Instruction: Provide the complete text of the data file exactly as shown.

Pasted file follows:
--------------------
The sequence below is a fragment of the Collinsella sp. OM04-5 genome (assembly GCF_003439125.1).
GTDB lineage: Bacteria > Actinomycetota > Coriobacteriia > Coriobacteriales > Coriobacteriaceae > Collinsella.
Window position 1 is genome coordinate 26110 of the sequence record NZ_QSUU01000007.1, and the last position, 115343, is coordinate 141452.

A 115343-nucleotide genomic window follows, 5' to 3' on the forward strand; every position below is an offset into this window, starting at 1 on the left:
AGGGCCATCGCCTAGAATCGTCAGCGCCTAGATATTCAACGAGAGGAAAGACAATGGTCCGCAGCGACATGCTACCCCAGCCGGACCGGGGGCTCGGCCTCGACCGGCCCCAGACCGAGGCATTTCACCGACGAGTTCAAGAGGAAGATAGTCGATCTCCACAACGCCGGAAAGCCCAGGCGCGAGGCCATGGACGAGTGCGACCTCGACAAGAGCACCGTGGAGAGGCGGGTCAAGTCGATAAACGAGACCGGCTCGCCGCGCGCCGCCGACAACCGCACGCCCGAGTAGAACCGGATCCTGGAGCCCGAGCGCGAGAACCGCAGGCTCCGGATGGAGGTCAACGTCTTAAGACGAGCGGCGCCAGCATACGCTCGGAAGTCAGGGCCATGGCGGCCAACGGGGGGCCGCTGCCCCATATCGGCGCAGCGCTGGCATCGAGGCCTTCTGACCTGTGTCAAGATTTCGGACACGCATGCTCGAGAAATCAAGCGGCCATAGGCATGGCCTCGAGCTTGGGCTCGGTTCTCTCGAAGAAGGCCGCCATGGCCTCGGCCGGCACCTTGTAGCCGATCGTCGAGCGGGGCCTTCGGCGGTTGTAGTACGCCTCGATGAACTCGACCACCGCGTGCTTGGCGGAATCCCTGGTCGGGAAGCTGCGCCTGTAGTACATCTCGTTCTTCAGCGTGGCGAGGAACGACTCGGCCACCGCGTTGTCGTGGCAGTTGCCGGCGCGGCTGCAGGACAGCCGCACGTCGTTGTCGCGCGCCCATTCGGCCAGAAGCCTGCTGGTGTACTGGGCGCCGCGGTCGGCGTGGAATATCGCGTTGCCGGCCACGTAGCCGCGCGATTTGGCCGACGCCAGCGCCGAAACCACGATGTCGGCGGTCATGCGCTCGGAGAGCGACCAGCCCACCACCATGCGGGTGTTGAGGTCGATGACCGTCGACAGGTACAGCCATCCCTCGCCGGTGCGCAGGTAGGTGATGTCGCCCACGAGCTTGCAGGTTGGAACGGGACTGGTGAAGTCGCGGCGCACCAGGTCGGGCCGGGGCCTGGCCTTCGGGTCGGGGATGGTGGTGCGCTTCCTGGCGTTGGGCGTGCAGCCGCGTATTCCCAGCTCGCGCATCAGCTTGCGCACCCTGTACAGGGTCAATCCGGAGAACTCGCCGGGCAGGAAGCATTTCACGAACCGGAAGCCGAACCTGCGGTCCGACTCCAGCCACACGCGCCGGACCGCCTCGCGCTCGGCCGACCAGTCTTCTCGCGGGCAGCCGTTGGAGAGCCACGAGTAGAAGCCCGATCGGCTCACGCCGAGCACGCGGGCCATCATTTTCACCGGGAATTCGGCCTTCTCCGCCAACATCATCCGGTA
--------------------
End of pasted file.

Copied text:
The sequence below is a fragment of the Collinsella sp. OM04-5 genome (assembly GCF_003439125.1).
GTDB lineage: Bacteria > Actinomycetota > Coriobacteriia > Coriobacteriales > Coriobacteriaceae > Collinsella.
Window position 1 is genome coordinate 26110 of the sequence record NZ_QSUU01000007.1, and the last position, 115343, is coordinate 141452.

A 115343-nucleotide genomic window follows, 5' to 3' on the forward strand; every position below is an offset into this window, starting at 1 on the left:
AGGGCCATCGCCTAGAATCGTCAGCGCCTAGATATTCAACGAGAGGAAAGACAATGGTCCGCAGCGACATGCTACCCCAGCCGGACCGGGGGCTCGGCCTCGACCGGCCCCAGACCGAGGCATTTCACCGACGAGTTCAAGAGGAAGATAGTCGATCTCCACAACGCCGGAAAGCCCAGGCGCGAGGCCATGGACGAGTGCGACCTCGACAAGAGCACCGTGGAGAGGCGGGTCAAGTCGATAAACGAGACCGGCTCGCCGCGCGCCGCCGACAACCGCACGCCCGAGTAGAACCGGATCCTGGAGCCCGAGCGCGAGAACCGCAGGCTCCGGATGGAGGTCAACGTCTTAAGACGAGCGGCGCCAGCATACGCTCGGAAGTCAGGGCCATGGCGGCCAACGGGGGGCCGCTGCCCCATATCGGCGCAGCGCTGGCATCGAGGCCTTCTGACCTGTGTCAAGATTTCGGACACGCATGCTCGAGAAATCAAGCGGCCATAGGCATGGCCTCGAGCTTGGGCTCGGTTCTCTCGAAGAAGGCCGCCATGGCCTCGGCCGGCACCTTGTAGCCGATCGTCGAGCGGGGCCTTCGGCGGTTGTAGTACGCCTCGATGAACTCGACCACCGCGTGCTTGGCGGAATCCCTGGTCGGGAAGCTGCGCCTGTAGTACATCTCGTTCTTCAGCGTGGCGAGGAACGACTCGGCCACCGCGTTGTCGTGGCAGTTGCCGGCGCGGCTGCAGGACAGCCGCACGTCGTTGTCGCGCGCCCATTCGGCCAGAAGCCTGCTGGTGTACTGGGCGCCGCGGTCGGCGTGGAATATCGCGTTGCCGGCCACGTAGCCGCGCGATTTGGCCGACGCCAGCGCCGAAACCACGATGTCGGCGGTCATGCGCTCGGAGAGCGACCAGCCCACCACCATGCGGGTGTTGAGGTCGATGACCGTCGACAGGTACAGCCATCCCTCGCCGGTGCGCAGGTAGGTGATGTCGCCCACGAGCTTGCAGGTTGGAACGGGACTGGTGAAGTCGCGGCGCACCAGGTCGGGCCGGGGCCTGGCCTTCGGGTCGGGGATGGTGGTGCGCTTCCTGGCGTTGGGCGTGCAGCCGCGTATTCCCAGCTCGCGCATCAGCTTGCGCACCCTGTACAGGGTCAATCCGGAGAACTCGCCGGGCAGGAAGCATTTCACGAACCGGAAGCCGAACCTGCGGTCCGACTCCAGCCACACGCGCCGGACCGCCTCGCGCTCGGCCGACCAGTCTTCTCGCGGGCAGCCGTTGGAGAGCCACGAGTAGAAGCCCGATCGGCTCACGCCGAGCACGCGGGCCATCATTTTCACCGGGAATTCGGCCTTCTCCGCCAACATCATCCGGTA